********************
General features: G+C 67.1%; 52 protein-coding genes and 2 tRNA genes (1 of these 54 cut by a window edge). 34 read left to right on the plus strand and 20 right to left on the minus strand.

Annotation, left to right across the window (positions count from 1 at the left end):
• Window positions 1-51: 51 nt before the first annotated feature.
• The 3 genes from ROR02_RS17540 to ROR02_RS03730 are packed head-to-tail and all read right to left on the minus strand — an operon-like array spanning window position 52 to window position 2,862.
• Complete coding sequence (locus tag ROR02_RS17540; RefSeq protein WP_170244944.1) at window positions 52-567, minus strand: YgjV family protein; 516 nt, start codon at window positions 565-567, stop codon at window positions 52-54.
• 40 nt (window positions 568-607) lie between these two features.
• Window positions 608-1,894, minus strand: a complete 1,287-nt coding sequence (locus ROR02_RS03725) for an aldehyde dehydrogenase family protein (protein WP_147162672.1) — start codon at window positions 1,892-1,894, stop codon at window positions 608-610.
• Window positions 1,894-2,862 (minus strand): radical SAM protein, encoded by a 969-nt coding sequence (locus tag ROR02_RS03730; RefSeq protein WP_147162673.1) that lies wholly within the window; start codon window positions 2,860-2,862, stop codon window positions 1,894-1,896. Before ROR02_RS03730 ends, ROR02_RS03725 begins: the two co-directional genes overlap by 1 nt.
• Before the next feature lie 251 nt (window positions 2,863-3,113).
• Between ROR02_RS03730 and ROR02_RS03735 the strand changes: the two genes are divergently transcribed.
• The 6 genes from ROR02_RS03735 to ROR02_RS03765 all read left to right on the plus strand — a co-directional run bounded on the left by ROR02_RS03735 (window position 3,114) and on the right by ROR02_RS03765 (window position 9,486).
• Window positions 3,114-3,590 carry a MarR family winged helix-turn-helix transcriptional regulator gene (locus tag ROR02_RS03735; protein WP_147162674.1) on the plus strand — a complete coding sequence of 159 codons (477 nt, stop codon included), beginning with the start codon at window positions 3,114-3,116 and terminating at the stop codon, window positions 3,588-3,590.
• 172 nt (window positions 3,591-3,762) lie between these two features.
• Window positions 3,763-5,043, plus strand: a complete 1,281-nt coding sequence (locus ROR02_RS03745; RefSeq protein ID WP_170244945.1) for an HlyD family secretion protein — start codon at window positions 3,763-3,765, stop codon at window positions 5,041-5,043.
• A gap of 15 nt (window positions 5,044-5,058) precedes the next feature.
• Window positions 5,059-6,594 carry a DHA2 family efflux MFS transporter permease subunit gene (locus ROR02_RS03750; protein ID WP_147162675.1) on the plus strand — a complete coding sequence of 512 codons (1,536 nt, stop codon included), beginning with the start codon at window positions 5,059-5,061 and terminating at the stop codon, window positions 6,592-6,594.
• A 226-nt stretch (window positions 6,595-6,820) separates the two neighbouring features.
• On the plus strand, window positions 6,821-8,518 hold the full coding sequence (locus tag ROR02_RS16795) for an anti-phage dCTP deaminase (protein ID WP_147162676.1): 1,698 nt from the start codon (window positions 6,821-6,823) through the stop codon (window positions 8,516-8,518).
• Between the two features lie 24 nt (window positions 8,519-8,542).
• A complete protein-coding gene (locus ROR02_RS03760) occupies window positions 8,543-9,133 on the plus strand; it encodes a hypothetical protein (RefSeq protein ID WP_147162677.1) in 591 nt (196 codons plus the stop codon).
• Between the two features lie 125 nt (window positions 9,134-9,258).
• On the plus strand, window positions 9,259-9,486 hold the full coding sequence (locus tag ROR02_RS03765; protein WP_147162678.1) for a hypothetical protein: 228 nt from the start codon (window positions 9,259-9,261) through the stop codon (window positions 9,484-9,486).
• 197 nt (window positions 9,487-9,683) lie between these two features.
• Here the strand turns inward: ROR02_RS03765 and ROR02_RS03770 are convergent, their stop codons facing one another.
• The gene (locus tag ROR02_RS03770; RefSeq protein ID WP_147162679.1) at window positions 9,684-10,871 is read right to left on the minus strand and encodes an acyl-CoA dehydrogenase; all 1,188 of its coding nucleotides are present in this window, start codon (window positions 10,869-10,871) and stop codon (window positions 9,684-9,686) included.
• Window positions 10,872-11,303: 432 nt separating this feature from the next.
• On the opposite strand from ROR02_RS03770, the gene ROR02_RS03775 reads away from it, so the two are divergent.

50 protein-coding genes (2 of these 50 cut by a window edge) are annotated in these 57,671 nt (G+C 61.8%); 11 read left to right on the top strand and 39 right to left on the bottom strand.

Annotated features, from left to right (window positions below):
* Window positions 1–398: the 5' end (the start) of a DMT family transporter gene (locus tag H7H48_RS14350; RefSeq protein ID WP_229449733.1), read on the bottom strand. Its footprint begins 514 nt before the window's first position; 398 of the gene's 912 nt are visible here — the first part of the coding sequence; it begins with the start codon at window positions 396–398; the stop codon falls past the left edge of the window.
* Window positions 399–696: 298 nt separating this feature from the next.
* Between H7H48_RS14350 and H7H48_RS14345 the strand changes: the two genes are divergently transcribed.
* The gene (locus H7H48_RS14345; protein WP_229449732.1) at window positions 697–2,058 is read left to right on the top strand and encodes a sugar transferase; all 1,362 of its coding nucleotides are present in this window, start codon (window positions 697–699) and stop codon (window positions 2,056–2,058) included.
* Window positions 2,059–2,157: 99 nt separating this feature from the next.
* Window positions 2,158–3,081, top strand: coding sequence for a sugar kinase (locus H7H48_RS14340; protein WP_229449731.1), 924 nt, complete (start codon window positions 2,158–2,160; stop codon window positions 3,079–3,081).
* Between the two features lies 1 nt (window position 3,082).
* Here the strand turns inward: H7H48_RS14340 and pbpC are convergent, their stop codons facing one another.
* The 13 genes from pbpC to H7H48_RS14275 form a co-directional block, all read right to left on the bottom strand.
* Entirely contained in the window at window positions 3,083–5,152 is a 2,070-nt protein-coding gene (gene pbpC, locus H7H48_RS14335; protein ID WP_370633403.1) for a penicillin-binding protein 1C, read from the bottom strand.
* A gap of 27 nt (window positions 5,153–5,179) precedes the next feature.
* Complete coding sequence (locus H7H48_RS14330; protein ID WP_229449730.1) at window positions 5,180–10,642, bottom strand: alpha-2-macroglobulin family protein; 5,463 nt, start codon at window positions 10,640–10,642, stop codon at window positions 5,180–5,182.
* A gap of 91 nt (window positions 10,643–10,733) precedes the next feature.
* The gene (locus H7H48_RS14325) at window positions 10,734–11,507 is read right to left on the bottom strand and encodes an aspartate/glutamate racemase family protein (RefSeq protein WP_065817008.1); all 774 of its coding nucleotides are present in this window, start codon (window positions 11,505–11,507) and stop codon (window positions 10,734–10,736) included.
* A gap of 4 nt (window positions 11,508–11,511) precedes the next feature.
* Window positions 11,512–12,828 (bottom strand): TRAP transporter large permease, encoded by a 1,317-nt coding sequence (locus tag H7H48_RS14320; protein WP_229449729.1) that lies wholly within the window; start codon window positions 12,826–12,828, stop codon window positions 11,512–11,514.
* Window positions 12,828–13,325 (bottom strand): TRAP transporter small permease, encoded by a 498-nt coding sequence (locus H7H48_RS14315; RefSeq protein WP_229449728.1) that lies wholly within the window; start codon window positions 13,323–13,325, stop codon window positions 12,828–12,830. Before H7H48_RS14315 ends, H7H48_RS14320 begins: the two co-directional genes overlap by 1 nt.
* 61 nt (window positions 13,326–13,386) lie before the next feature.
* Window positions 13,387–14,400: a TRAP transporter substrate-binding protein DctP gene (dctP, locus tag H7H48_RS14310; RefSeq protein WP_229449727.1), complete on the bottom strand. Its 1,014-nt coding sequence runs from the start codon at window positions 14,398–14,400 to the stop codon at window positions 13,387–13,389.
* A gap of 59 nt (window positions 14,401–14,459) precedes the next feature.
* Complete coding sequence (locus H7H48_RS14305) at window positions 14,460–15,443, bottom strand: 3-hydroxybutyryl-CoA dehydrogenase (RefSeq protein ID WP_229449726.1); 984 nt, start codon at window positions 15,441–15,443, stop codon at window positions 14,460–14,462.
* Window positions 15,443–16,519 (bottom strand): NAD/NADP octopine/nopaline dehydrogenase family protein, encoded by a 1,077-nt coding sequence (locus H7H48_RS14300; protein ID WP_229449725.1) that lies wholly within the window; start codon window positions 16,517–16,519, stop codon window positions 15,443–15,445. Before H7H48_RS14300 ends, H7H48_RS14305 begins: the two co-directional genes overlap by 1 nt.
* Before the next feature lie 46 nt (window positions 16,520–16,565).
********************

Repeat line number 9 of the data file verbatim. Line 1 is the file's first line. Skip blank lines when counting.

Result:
• Before the next feature lie 251 nt (window positions 2,863-3,113).